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Financial Services Law Insights and Observations

3rd Circuit: Alleging only a statutory violation of the TCPA does not establish standing to sue

Courts Appellate Third Circuit TCPA Robocalls Spokeo

Courts

On May 19, the U.S. Court of Appeals for the Third Circuit affirmed a district court’s dismissal of a proposed TCPA class action suit for lack of standing, finding that the named plaintiff did not claim anything other than a “bare procedural harm that resulted in no harm.” According to the opinion, the plaintiff—who worked as an investigator for an attorney who prepared TCPA lawsuits—received a prerecorded telemarketing call in 2005 from a marketing company on behalf of the defendant national bank. The plaintiff, using a false name and employer, then placed and recorded more than 20 investigative calls to the marketing company to determine the number and frequency of calls it made. He then provided the recordings to the bank and declined the marketing company’s offer to place him on their Do-Not-Call list. In 2011, the plaintiff sued the bank alleging a single count violation of the TCPA but did not allege that he suffered any annoyance or nuisance from the marketing company’s call. The bank moved for summary judgment, arguing that: (i) the plaintiff lacked Article III standing to sue; (ii) “the call was exempt from the TCPA under FCC rules because the parties had an established business relationship” because the plaintiff was a customer of the bank; and (iii) the recorded message’s content did not violate the TCPA. The district court agreed with the bank and granted summary judgment on all three grounds.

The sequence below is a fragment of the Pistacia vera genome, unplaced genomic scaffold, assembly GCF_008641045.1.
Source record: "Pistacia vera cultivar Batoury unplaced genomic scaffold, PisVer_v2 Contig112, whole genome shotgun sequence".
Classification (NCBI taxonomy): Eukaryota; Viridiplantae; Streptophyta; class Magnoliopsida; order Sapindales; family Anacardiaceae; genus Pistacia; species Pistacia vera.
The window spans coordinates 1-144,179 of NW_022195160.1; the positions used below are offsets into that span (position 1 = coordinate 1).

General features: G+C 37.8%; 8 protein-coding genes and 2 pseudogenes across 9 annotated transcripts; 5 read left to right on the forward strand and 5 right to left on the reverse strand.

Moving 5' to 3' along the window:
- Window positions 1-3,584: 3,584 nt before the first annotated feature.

On appeal, the Third Circuit disagreed with the plaintiff’s assertion that all he had to do was allege a statutory violation in order to have standing to sue, declining “to adopt such an absolute rule of standing with respect to the TCPA.” Because “the TCPA is intended to prevent harm stemming from nuisance, invasions of privacy, and other such injuries,” the plaintiff must allege at least one of those injuries to show concrete harm necessary to demonstrate an injury-in-fact and establish standing to sue, the appellate court wrote.

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